Part II, the book's heart, begins with the kamikaze hits and vividly
describes the terrible blasts and the horrific damage caused by subsequent
fires, smoke, and flooding. Kennedy tells what happened to selected Bunker
Hill crewmen and airmen after the kamikaze attack. He provides scientific
descriptions of how men suffered and died from fire and toxic smoke filled
with suspended particles. The individual accounts depict the hellish situations
many men faced and how others bravely searched the ship to help survivors. The
narratives at times become difficult to follow as they shift between places and
groups, and some descriptions of the dangers faced by the men get repeated. The
book's brief last part describes the burial at sea of 352 men that took place
the day after the attack. Although very badly damaged, Bunker Hill did
not sink and returned on her own power by way of Pearl Harbor to Bremerton,
Washington. The fascinating Epilogue tells what happened after the war to
American and Japanese survivors and presents their feelings and reflections
about their wartime experiences.
Some stories stand out. Chief Engineer Joseph Carmichael calmed the crew's
fears of sinking by making an announcement over the loudspeaker and kept the
boilers and engines operating despite losing 99 men from his department of just
over 500. Pilot Al Turnbull jumped 50 feet into the sea, barely found a life
raft in the waves, floated alone in the raft for several hours, and finally was
rescued when a destroyer spotted him in the midst of sharks that surrounded his
raft. He screamed in pain when picked up by a rescuer and later found out that he had snapped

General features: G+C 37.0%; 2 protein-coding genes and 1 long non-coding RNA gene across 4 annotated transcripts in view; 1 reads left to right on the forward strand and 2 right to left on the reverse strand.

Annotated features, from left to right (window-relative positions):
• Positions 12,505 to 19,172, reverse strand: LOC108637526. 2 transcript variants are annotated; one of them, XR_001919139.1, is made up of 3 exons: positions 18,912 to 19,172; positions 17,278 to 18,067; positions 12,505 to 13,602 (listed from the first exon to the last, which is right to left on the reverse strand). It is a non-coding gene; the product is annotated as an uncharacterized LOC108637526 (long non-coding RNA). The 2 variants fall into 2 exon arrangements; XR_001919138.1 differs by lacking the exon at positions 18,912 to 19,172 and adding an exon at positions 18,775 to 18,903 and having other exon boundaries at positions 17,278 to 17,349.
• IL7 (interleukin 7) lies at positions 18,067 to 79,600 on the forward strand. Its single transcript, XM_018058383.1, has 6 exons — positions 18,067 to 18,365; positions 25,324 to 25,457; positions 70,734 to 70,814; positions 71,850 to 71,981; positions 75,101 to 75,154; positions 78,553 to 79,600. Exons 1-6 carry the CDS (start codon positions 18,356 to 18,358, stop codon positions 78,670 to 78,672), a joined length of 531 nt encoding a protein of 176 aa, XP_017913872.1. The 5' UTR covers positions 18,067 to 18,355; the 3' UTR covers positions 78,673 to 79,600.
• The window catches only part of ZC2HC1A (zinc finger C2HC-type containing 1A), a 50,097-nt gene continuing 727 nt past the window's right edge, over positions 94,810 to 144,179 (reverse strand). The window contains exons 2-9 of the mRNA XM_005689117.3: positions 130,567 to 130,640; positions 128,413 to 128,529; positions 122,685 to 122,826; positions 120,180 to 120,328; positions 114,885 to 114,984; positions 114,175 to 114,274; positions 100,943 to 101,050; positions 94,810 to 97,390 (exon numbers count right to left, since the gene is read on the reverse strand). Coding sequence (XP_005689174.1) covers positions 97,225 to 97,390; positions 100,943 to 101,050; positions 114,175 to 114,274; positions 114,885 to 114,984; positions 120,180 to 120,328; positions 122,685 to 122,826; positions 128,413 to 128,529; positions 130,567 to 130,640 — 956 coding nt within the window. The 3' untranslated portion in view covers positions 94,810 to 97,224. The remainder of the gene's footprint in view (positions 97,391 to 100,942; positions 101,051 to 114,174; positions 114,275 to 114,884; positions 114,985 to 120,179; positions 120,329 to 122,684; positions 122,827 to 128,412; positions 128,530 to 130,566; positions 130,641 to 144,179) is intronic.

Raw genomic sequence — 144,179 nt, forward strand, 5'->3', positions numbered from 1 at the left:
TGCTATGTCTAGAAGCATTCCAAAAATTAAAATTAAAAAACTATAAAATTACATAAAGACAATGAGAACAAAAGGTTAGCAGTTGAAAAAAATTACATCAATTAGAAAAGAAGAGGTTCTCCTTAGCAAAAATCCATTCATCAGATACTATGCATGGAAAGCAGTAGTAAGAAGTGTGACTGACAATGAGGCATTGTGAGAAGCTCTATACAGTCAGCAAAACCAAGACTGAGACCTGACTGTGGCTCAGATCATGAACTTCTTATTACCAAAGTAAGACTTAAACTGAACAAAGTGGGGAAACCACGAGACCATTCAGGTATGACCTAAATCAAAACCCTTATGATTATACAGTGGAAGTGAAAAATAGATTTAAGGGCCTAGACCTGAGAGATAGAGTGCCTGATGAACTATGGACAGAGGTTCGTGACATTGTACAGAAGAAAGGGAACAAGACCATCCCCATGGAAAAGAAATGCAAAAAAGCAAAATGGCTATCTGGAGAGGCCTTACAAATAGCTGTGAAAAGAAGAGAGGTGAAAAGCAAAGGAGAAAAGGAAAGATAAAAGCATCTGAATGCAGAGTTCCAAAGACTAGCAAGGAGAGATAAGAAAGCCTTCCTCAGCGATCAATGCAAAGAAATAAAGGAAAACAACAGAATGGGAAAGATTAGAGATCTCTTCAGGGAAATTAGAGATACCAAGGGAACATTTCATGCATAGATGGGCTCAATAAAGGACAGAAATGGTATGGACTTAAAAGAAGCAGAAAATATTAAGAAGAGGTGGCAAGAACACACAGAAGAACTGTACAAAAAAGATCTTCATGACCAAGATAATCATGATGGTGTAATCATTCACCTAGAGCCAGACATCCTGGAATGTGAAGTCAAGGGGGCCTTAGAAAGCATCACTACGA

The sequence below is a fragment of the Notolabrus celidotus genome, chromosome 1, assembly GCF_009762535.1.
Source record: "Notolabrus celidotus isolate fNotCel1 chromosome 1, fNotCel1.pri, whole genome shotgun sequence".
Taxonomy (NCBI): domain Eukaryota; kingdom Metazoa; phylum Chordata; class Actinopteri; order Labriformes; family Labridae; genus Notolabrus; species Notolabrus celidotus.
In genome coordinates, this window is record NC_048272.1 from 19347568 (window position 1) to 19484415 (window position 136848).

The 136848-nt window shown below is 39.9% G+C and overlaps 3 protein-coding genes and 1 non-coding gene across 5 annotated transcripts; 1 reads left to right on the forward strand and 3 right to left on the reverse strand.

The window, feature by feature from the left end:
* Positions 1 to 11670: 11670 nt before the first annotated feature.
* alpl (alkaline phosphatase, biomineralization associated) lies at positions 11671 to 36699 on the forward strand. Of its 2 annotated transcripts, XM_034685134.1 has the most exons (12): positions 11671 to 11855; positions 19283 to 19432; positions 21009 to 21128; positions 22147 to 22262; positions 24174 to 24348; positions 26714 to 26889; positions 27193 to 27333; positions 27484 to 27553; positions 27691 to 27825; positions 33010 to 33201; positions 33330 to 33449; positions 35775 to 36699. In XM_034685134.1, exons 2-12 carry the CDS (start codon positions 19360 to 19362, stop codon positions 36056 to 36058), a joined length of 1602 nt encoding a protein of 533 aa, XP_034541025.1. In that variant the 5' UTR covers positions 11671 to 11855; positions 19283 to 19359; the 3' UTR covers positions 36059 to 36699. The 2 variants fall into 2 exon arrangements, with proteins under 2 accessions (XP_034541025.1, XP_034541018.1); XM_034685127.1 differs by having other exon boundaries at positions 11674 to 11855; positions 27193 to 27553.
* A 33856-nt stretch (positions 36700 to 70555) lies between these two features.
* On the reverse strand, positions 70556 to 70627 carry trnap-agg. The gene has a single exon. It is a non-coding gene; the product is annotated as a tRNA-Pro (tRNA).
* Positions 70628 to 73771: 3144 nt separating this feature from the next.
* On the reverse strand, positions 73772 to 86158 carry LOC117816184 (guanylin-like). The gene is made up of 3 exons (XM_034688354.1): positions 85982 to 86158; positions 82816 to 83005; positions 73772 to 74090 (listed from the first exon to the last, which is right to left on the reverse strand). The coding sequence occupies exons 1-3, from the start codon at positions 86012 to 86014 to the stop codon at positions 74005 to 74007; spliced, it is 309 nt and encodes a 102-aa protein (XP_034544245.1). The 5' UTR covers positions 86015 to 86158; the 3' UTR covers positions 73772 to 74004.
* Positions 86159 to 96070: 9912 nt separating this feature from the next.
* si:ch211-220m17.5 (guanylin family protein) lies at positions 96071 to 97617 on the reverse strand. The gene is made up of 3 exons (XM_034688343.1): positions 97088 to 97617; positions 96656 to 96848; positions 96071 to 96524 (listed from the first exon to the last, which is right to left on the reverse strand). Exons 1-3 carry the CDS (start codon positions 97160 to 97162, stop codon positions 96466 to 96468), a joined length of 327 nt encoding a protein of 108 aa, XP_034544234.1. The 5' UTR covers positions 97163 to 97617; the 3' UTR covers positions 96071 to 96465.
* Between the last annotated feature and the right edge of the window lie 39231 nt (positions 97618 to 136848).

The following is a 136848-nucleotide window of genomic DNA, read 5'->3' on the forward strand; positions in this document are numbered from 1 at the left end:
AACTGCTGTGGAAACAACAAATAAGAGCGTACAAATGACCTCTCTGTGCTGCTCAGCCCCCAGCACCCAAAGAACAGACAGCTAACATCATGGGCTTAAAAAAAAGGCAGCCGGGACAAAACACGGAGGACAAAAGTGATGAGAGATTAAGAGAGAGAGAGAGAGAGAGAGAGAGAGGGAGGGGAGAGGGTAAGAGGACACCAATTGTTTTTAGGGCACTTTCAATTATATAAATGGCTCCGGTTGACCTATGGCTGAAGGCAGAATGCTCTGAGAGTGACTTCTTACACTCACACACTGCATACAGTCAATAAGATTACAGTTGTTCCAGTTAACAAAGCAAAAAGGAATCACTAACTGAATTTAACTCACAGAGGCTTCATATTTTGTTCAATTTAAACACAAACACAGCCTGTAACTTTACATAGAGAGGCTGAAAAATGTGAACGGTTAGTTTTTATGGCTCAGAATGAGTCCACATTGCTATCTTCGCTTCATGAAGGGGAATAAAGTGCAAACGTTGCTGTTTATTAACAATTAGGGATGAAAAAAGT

half of his ribs on the left side when he jumped from the ship and hit the
water. Not all of the stories are heroic. While Chief Engineer Carmichael
inspected the ship, he discovered that some thief had used an acetylene torch to
burn through safety deposit boxes in the ship's post office to steal crewmen's money
during the chaotic aftermath of the kamikaze attack.
Many historical photographs effectively supplement the narrative that
describes the attack, aftermath, and damage. Although the book has an extensive
bibliography, it does not have any notes to document sources of specific
statements. The web site Danger's Hour
includes videos of interview excerpts and additional photographs not included in
Despite some repetition, Danger's Hour excels in its
easy-to-understand descriptions of technical subjects. The book provides a good
understanding of Japan's kamikaze pilots and the incredible destruction wrought
by a successful kamikaze attack. Cutting down Part I's far-reaching background
information, most with little relevance to the kamikaze attack, would have
greatly enhanced the book's readability.
Remains of Bunker Hill pilots who tried
to escape flames caused by kamikaze attack
1. Osuo 2005, 204.
2. The following sources all show Yasunori as the
family name and Seizo as the given name: Ogawa 2001, 130; Osuo 2005, 204;
Tokkōtai Senbotsusha 1990, 201.
Ogawa, Takeshi. 2001. Tokkō no jisshō (Actual proof
of special attacks). Tōkyō: Choeisha.
Osuo, Kazuhiko. 2005. Tokubetsu kōgekitai no kiroku (kaigun
hen) (Record of special attack corps (Navy)). Tokyo: Kojinsha.
Tokkōtai Senbotsusha Irei
Heiwa Kinen Kyōkai (Tokkōtai Commemoration Peace Memorial Association). 1990.
Tokubetsu Kōgekitai (Special Attack Corps). Tōkyō: Tokkōtai Senbotsusha
Irei Heiwa Kinen Kyōkai.